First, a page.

My thoughts are not your thoughts, nor are your ways my ways, says the Lord.
John said to Jesus, “Teacher, we saw someone casting out demons in your name, and we tried to stop him, because he was not following us.” But Jesus said, “Do not stop him. Whoever is not against us is for us.”
Entrance to The Lighthouse Church in Cape Girardeau, Missouri. The building once served as a Jewish synagogue in the town.
When I was in college I decided to join the Lutheran church. That process involved taking a 12 week Bible study in which I learned some things that impressed me greatly. Key to my desire to identify with those who call themselves Lutherans are these two pillars:
- the grace of God in Jesus Christ is central to Lutheran teaching; and
- the Bible is grounding of all that we believe, teach, and confess.
The clarity and emphasis with which these were taught, and the fact that all that was embraced and taught in the Lutheran Church is held up by these two pillars made a strong impression on me.
There are those who stand for nothing and fall for anything. They have no true center, no clear confession, their watchword is tolerance. There are also those who draw their lines so sharply, and make the walls so confining that I wonder sometimes whether more than one person can live within those constraints. It distresses me that sometimes I find myself in one or the other of those camps.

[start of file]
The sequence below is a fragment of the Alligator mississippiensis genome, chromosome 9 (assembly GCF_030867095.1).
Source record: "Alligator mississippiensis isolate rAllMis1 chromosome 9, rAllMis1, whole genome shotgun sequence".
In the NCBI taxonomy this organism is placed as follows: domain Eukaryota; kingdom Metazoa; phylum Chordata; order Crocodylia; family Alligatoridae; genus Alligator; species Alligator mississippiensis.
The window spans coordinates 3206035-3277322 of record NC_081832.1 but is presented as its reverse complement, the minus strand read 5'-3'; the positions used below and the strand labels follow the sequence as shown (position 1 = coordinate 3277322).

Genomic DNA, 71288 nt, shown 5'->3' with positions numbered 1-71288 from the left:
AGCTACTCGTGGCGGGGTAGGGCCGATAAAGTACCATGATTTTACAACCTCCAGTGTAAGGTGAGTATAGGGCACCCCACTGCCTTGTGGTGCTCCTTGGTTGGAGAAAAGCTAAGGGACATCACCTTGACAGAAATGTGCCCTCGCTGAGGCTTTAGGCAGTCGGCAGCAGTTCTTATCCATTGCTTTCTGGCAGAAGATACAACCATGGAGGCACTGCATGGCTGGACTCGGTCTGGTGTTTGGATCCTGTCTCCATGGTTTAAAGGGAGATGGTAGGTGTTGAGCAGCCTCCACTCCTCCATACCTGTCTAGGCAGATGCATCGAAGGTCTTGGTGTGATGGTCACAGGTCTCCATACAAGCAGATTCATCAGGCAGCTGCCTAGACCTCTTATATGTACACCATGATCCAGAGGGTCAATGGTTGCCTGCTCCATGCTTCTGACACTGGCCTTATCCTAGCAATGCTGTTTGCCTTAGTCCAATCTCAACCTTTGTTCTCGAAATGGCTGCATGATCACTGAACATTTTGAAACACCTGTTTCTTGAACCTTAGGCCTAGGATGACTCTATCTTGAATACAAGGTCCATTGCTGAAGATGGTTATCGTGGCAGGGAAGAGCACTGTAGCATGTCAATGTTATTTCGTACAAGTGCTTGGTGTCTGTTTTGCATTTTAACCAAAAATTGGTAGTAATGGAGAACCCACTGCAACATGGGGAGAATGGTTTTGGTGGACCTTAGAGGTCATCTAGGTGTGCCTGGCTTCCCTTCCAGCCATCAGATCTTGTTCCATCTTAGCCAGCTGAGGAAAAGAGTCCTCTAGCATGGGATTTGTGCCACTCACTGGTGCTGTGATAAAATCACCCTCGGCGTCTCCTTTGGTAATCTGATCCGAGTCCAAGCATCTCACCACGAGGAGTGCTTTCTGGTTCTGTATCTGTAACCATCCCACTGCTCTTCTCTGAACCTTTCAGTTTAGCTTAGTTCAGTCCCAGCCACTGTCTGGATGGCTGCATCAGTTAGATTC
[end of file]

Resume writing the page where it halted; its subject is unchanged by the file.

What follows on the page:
Thankfully God does not operate under such constraints nor, however, does he opt for a no-matter-what-you-believe-as-long-as-you-believe-it-sincerely kind of orthodoxy. God has clearly expressed his identity as the Father who sent his Son, who gave his life for the sins of the world, and sent the Holy Spirit, who brings us to faith and compels us to share God’s love. Jesus reminds us here, that we are his people, along with whomever he embraces with his love, and that we need to worry less about who’s in the club, and more about whether we are following Jesus.
I appreciate how my wife recently identified herself as “a follower of Jesus Christ who worships in a Lutheran community.” I am happy to identify myself with the Lutheran Church in which I serve. Moreover, however, I am deeply thankful for the grace of God and the truth of the Scripture, and I rejoice whenever anyone embraces Jesus, who is the embodiment of grace and truth.
A Max Lucado story comes to mind…
Some time ago I came upon a fellow on a trip who was carrying a Bible.
“Are you a believer?” I asked him.
“Yes,” he said excitedly.
I’ve learned you can’t be too careful.
“Virgin birth?” I asked.
“I accept it.”
“Deity of Jesus?”
“Death of Christ on the cross?”
“He died for all people.”
Could it be that I was face to face with a Christian? Perhaps. Nonetheless, I continued my checklist.
“Status of man.”
“Sinner in need of grace.”
“Definition of grace.”
“God doing for man what man can’t do.”
“Return of Christ?”
“The Body of Christ.”
I started getting excited. “Conservative or liberal?”
He was getting interested too. “Conservative.”
My heart began to beat faster.
“Southern Congregationalist Holy Son of God Dispensationalist Triune Convention.”
That was mine!
“Pre-millennial, post-trib, noncharismatic, King James, one-cup communion.”
My eyes misted. I had only one other question.
“Is your pulpit wooden or fiberglass?”
“Fiberglass,” he responded.
I withdrew my hand and stiffened my neck. “Heretic!” I said and walked away.
[A GENTLE THUNDER, Max Lucado p. 139, 140]